need to fine tune your routes and queues.
We use Supervisor at work to manage our app processes (e.g. gunicorn, flower, celery).
Here’s what a typical entry in
supervisor.conf for the two workers
above would look like:
[program:celery_customers] command=/path/to/project/venv/bin/celery_supervisor --app=celery_config:app worker --loglevel=INFO --concurrency=8 --queue=customers -n "customers.%%h" directory = /path/to/project stdout_logfile=/path/to/project/logs/celery_customers.out.log stderr_logfile=/path/to/project/logs/celery_customers.err.log autostart=true autorestart=true user=user startsecs=10 stopwaitsecs=60 stopasgroup=true killasgroup=true [program:celery_default] command=/path/to/project/venv/bin/celery_supervisor --app=celery_config:app worker --loglevel=INFO --concurrency=8 --queue=celery directory = /path/to/project stdout_logfile=/path/to/project/logs/celery_default.out.log stderr_logfile=/path/to/project/logs/celery_default.err.log autostart=true autorestart=true user=user startsecs=10 stopwaitsecs=60 stopasgroup=true killasgroup=true
celery_supervisor script is a custom script that wraps
manage.py celery. It activates the virtualenv and the project
variables (since doing that with Supervisor never seemed to work). It
looks like this:
#!/bin/sh # Wrapper script for running celery with virtualenv and env variables set DJANGODIR=/path/to/project echo "Starting celery with args $@" # Activate the virtual environment. cd $DJANGODIR . venv/bin/activate # Set additional environment variables. . venv/bin/postactivate # Programs meant to be run under supervisor should not daemonize themselves # (do not use --daemon). exec celery "$@"
Now, when a worker goes down for whatever reason, Supervisor will automatically restart them.
Currently we have our workers’ concurrency level set at 8. By default, Celery will spawn 8 threads for each worker (a total of 16 threads for our example). For low concurrency levels, this is fine, but when you start needing to process a few hundred or more tasks concurrently, you will soon find that your machine will have a hard time keeping up.
Celery has an alternative worker pool implementation that uses Eventlet. This allows for significantly higher concurrency levels than possible with the default prefork/threads, but with the requirement that your task must be non-blocking.
I had a hard time determining what makes a task non-blocking, as the official guide only mentions it in passing. Eventlet docs state that you will need to monkeypatch libraries you are using for it to work, so I was left to wonder on where should I insert this monkeypatching code or if I even needed to? The official examples seem to suggest that no explicit monkeypatching is needed, but I couldn’t be sure.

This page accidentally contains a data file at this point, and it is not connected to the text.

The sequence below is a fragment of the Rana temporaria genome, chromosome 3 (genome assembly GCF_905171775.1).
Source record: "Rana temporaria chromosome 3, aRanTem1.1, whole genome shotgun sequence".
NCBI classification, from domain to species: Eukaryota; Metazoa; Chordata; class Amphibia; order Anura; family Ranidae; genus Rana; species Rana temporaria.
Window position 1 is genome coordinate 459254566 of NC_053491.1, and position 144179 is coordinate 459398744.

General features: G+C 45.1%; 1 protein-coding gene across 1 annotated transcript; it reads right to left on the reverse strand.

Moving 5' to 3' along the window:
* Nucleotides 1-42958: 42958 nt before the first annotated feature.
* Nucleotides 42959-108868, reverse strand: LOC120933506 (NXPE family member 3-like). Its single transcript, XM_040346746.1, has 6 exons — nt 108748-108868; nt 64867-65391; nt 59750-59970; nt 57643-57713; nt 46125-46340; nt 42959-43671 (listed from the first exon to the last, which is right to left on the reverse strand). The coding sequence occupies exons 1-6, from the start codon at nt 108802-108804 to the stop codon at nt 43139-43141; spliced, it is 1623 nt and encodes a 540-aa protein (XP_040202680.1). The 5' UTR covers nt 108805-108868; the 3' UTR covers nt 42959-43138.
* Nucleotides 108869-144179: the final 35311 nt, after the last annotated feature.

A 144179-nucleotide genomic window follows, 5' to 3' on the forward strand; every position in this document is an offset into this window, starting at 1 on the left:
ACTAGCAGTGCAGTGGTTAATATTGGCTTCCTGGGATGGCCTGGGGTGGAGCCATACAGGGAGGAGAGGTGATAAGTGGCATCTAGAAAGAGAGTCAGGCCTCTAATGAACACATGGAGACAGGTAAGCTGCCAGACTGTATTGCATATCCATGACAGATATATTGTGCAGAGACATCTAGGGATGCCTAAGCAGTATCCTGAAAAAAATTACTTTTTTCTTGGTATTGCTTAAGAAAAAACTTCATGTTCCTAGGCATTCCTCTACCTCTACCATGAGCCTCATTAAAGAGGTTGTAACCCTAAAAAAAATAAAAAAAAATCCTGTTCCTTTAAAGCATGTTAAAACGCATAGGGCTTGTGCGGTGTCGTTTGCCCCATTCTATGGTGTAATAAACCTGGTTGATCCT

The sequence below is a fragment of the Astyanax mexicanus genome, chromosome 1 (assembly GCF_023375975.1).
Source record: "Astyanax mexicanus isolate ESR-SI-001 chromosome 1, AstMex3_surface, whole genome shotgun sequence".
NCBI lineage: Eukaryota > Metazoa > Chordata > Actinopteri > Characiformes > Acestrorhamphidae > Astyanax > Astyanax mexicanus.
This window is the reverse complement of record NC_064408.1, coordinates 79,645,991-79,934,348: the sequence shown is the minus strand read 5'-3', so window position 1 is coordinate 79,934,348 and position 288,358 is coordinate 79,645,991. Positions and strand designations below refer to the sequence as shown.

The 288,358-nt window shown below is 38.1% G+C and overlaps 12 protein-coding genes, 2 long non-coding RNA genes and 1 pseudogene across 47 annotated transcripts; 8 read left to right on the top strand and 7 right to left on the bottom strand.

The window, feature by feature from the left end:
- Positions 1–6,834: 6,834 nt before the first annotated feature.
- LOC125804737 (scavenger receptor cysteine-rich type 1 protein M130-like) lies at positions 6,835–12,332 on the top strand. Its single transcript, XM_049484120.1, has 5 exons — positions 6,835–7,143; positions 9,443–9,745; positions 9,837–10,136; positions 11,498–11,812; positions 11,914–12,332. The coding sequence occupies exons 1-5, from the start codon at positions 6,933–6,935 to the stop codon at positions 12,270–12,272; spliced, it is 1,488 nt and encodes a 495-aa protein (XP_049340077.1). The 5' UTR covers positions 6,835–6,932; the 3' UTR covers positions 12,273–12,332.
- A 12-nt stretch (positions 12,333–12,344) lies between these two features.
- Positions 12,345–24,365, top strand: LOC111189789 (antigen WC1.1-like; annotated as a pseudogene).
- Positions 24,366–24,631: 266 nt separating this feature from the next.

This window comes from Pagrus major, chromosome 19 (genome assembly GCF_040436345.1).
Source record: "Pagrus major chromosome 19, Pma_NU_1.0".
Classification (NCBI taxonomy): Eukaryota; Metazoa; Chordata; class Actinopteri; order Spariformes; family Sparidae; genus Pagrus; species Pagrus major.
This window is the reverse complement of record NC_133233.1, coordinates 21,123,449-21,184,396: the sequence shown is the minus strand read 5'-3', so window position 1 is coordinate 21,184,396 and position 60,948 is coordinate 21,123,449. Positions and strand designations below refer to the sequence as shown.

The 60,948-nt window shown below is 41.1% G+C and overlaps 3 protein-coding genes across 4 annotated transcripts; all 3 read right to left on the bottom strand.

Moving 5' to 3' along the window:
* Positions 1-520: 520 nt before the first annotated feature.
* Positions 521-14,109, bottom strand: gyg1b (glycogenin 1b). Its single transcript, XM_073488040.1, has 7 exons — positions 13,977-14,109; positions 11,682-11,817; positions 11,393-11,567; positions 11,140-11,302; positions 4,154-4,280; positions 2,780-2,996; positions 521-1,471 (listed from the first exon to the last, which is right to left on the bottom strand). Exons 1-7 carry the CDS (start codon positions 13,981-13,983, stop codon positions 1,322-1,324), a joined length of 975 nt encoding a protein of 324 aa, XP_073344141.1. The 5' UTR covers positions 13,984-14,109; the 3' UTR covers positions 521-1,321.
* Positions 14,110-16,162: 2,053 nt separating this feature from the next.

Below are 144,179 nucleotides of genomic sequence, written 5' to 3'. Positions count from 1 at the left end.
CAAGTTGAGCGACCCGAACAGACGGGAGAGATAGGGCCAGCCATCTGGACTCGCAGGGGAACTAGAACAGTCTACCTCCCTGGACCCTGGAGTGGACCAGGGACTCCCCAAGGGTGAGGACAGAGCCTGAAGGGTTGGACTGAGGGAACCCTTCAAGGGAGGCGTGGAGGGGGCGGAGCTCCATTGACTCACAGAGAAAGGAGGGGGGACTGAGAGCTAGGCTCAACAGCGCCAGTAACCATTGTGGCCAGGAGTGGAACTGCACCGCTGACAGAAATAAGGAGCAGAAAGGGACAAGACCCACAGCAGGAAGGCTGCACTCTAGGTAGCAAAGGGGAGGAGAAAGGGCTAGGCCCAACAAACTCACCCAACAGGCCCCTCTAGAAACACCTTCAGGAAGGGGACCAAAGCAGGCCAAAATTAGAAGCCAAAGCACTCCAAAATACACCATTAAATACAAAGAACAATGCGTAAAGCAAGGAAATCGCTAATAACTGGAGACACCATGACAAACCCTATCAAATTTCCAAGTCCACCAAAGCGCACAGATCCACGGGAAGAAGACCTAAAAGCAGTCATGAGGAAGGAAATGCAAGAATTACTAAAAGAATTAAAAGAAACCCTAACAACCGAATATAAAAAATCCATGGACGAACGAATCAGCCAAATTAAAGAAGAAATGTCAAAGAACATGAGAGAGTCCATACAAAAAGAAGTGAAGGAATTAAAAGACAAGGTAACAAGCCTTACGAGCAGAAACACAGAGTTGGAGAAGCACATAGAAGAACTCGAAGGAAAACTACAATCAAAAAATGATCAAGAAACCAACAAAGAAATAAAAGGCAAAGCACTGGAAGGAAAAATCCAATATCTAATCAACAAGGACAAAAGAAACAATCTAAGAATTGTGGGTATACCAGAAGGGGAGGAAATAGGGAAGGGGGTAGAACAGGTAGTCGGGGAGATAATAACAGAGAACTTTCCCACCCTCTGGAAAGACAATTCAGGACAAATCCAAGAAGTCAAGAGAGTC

To use the eventlet pool implementation, you will need to install the eventlet library:
pip install eventlet
And specify the
--pool option when starting the worker:
$ ./manage.py celery worker --app=celery_config.app --queue=customers -n "customers.%%h" --pool=eventlet --concurrency=256
Monitoring and managing workers
Now that we have our workers up and running, we want to monitor them, check the tasks currently on queue and restart them when we push updates.
The recommended tool for this is Flower, a web UI for Celery. Install it as usual:
pip install flower
Then start the server (make sure your workers are running already or flower will have trouble picking them up):
$ flower -A celery_config:app --basic_auth=flower:secretpassword --port=5555
Visit the web UI at
http://yourdomain.com:5555 and you can see a list of
workers with their status. The UI should be pretty self explanatory.
One way to restart the workers is directly via
this could get cumbersome if you have lots of worker processes, and if they
are distributed across multiple servers.
My preferred method is to do it via the Flower UI. You can select the workers you want (note though that on the latest version of flower, the UX for selecting workers have regressed6), and then click on the “Shut Down” button. This will cause the workers to gracefully perform a warm shutdown, which is what we want. And since the workers are supervised, they will automatically start up again, now using the latest version of the code.
- Mentioned RabbitMQ management plugin
- Added footnotes